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Report criticizes Yahoo over prescription-drug ads

  • Story Highlights
  • Report: Yahoo accepted ads from pharmacies that don't require valid prescriptions
  • Company says more than 80 percent of ads violate federal and state laws
  • Yahoo says they have strict guidelines and are implementing new security measures
By David Fitzpatrick and Drew Griffin
CNN Special Investigations Unit
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NEW YORK (CNN) -- One of the largest Internet search engines is being accused of violating both federal and state laws by accepting advertising from online pharmacies it should have known were selling drugs without valid prescriptions.

The report said Yahoo should have known these sites do not require valid prescriptions.

The report said Yahoo should have known these sites do not require valid prescriptions.

Two small research firms, and, say that during a three-month period in the spring and early summer of 2009, Yahoo routinely accepted ads from dozens of online pharmacies that dispensed drugs without a valid prescription.

The allegation is included in a new report by the two firms, which said their researchers used "blind" buys -- purchases made without disclosing their identities -- to obtain a wide range of prescription drugs from nearly a dozen online pharmacy sites that advertised on Yahoo. The researchers, the companies said, often had real-time interaction with online pharmacy employees.

"If search engines continue to knowingly facilitate illegal prescription drug sales, then we will continue to issue these reports," said Garth Bruen, president of

The two companies earlier accused the new Microsoft search engine Bing of similar practices. Bing said it had followed all "acceptable" practices and would increase security on its search engine.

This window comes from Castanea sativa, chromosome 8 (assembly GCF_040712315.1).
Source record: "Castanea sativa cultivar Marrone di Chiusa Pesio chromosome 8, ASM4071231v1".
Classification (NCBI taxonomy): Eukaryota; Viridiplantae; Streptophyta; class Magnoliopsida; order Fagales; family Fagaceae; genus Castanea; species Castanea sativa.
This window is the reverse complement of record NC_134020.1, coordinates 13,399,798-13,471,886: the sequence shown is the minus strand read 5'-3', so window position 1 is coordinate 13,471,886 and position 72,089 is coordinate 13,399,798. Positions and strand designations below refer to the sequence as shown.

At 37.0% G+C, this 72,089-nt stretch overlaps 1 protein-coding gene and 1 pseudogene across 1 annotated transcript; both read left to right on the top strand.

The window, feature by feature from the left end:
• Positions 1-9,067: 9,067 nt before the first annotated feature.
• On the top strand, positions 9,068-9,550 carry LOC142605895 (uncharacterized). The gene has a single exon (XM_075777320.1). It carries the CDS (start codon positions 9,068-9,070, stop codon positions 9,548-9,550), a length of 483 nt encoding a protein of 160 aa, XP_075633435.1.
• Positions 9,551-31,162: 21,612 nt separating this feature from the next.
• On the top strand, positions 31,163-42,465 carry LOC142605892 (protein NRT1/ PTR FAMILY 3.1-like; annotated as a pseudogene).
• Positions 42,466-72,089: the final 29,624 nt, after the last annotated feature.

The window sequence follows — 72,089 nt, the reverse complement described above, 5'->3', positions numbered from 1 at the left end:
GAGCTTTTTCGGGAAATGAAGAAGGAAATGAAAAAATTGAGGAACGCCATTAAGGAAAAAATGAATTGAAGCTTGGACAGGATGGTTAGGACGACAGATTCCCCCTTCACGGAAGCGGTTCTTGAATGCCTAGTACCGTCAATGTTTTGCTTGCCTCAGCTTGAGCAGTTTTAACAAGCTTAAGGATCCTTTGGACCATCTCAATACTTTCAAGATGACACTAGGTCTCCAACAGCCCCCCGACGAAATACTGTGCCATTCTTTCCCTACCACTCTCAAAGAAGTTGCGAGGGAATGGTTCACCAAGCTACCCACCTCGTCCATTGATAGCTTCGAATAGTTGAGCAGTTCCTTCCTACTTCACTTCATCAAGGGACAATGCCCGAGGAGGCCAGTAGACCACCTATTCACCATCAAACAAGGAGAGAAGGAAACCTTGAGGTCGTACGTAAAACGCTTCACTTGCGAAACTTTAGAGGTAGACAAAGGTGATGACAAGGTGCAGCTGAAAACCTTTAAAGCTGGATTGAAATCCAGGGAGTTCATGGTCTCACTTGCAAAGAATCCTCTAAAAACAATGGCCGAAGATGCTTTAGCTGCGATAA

Researchers from the two companies say they were able to buy drugs such as Ambien, Tramadol and Soma -- along with a range of others -- merely by filling out an online form. They received the drugs within a day or two, the companies reported.

Both Yahoo and the other major Internet search engine, Google, use a firm called to verify that drugs are dispensed legally. But this week's report said even with that protection, drugs were purchased with ease.

Google has not been mentioned by the two firms as a search engine that accepts ads from rogue pharmacies.

But John Horton, president of, said more than 80 percent of Yahoo's Internet pharmacy ads "were operating contrary to federal and state laws."

In one instance, a researcher from the firm asked a representative from "" whether he needed a doctor's prescription for Tramadol, a powerful muscle relaxant which has been known to be addictive.

"No, you do not need a prescription from a doctor," came the reply, according to the report.

CNN attempted to reach a representative of "," but the company did not return requests for comment by phone or e-mail.

In an e-mail to CNN, a spokesperson for Yahoo said the company has "strict guidelines and policies in place" for all search advertising and, "All known violators are removed from the Yahoo network."

"In addition, we have implemented a number of protective measures to protect the marketplace, including a more robust manual review process," the statement said. Online pharmacies wishing to advertise on Yahoo must undergo a "rigorous" review by PharmacyChecker, and companies that do not pass that review "may not participate in Yahoo's search marketing program."

"As this report illustrates, the online pharmacy marketplace is challenging to police," Yahoo said. "However, we take swift action when we become aware of violators and we have a number of safeguards in place to protect our advertisers and users."

In 2008, CNN aired several stories documenting rogue online pharmacies that dispensed prescription drugs without a valid doctor's authorization. CNN was able to order the powerful anti-depressant Prozac by simply filing in a form and pressing a button, and the drugs arrived via express mail the next day.

Kansas authorities are prosecuting a rural pharmacy that sent the muscle relaxant Soma to a Wichita man who eventually committed suicide by ingesting dozens of Soma pills. The drugs came from the pharmacy via an online site.

Mark and JoLane Poindexter face felony counts of computer crime, conspiracy to commit computer crime and commercial bribery, along with misdemeanor violations of Kansas pharmacy laws. The state closed their drugstore in Lyons, northwest of Wichita, in March 2008.

Rick Cloxin, their former chief pharmacist, has pleaded no contest to 14 misdemeanor counts and is awaiting sentencing.

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